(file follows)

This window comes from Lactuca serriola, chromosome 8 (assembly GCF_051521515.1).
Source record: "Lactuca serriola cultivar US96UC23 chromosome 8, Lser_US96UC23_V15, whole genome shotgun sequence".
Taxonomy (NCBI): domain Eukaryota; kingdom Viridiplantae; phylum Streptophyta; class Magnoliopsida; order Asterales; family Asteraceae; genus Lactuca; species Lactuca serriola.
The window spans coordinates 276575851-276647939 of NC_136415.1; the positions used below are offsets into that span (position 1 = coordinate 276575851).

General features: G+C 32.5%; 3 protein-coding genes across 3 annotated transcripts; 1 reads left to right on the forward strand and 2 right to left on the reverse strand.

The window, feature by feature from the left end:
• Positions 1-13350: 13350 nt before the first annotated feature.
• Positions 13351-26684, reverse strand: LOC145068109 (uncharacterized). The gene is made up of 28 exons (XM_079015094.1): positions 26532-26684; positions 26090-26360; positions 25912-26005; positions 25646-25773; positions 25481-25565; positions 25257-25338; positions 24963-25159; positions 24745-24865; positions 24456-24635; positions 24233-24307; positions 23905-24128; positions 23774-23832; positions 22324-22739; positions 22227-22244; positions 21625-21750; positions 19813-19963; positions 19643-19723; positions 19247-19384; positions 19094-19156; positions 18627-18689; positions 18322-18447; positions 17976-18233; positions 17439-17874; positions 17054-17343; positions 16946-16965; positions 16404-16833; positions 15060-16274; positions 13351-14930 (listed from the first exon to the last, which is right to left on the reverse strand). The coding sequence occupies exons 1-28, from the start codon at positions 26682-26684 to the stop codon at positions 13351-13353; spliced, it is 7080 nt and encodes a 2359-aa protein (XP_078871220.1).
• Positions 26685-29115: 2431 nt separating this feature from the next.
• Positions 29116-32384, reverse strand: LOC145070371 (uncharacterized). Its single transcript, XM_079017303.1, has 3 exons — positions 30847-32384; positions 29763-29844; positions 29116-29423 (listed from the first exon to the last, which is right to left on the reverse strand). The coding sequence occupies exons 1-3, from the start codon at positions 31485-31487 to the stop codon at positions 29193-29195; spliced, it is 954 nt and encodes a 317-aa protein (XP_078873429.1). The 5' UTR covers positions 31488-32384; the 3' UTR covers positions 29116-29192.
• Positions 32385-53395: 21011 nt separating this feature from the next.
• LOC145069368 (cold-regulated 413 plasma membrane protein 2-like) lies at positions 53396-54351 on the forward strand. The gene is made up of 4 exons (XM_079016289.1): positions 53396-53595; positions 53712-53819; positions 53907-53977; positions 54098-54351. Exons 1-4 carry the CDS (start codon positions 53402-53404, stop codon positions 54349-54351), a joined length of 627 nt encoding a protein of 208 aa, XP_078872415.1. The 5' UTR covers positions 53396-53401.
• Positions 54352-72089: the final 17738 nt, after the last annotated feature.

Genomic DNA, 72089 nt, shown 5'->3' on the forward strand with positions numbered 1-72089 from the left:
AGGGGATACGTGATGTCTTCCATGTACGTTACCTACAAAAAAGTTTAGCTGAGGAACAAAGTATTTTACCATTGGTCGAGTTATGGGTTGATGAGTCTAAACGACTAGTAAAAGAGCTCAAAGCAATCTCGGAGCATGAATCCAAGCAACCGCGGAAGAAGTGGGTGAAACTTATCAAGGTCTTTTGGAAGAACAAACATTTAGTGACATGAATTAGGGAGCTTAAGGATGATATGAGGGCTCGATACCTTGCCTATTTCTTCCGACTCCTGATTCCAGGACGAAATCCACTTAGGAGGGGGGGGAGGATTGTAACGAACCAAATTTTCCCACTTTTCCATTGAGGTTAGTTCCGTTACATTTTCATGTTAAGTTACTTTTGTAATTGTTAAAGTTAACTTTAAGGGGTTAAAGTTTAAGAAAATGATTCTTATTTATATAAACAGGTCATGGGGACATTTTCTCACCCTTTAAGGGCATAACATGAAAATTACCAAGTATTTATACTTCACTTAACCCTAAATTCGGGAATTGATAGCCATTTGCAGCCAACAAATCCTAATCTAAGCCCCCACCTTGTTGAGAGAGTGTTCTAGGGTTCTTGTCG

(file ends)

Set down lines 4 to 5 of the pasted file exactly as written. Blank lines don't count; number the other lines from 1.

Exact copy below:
The window spans coordinates 276575851-276647939 of NC_136415.1; the positions used below are offsets into that span (position 1 = coordinate 276575851).

General features: G+C 32.5%; 3 protein-coding genes across 3 annotated transcripts; 1 reads left to right on the forward strand and 2 right to left on the reverse strand.